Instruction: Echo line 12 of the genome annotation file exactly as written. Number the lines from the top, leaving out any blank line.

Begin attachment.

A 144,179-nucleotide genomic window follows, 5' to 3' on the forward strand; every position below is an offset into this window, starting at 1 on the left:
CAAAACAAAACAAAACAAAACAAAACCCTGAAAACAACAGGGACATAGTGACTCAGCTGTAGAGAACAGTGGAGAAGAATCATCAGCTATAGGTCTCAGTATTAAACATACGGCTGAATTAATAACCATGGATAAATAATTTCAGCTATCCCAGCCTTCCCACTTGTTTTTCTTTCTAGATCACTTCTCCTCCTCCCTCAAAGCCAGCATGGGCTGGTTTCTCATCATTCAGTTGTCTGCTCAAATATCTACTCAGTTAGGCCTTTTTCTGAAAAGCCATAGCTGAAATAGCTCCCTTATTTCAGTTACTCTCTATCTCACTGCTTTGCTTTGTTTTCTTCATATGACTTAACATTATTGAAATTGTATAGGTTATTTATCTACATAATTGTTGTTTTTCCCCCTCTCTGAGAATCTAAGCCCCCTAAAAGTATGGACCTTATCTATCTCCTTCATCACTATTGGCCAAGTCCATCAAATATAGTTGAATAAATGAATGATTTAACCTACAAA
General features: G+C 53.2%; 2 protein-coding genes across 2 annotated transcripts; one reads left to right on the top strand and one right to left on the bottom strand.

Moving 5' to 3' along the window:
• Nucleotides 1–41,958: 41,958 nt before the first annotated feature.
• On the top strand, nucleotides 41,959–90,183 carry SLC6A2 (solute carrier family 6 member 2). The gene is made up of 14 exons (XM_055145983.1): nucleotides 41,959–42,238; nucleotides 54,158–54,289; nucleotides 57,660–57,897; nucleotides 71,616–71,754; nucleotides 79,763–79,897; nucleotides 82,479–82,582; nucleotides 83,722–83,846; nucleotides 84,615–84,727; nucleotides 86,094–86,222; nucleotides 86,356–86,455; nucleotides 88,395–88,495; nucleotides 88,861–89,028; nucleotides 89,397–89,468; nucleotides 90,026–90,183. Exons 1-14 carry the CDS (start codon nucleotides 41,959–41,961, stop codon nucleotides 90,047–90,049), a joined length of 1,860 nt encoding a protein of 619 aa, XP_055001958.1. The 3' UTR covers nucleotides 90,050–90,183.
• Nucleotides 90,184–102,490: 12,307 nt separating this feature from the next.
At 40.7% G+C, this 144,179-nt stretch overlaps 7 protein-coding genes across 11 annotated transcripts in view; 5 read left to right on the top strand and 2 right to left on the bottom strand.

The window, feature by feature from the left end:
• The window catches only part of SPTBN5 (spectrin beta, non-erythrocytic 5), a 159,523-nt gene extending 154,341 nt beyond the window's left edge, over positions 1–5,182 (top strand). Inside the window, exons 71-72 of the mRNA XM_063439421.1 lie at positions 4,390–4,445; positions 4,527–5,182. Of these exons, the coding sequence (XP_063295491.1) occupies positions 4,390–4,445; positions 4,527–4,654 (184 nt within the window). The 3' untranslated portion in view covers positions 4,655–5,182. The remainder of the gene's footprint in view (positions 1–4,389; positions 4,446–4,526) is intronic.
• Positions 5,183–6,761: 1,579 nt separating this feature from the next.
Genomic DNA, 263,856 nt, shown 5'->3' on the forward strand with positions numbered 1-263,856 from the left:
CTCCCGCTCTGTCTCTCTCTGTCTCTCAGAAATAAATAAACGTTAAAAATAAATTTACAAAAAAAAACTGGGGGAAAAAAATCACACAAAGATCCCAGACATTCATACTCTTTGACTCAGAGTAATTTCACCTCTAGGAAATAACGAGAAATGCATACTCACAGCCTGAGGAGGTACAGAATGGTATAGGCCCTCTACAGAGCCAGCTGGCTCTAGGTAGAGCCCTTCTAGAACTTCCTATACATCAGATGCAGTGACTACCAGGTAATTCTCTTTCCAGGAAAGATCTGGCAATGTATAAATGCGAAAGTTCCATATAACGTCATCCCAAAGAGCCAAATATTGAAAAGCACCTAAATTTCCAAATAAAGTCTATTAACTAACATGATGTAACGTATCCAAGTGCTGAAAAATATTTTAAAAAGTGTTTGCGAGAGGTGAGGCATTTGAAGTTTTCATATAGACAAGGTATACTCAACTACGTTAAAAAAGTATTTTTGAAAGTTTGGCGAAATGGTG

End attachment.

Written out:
Genomic DNA, 263,856 nt, shown 5'->3' on the forward strand with positions numbered 1-263,856 from the left: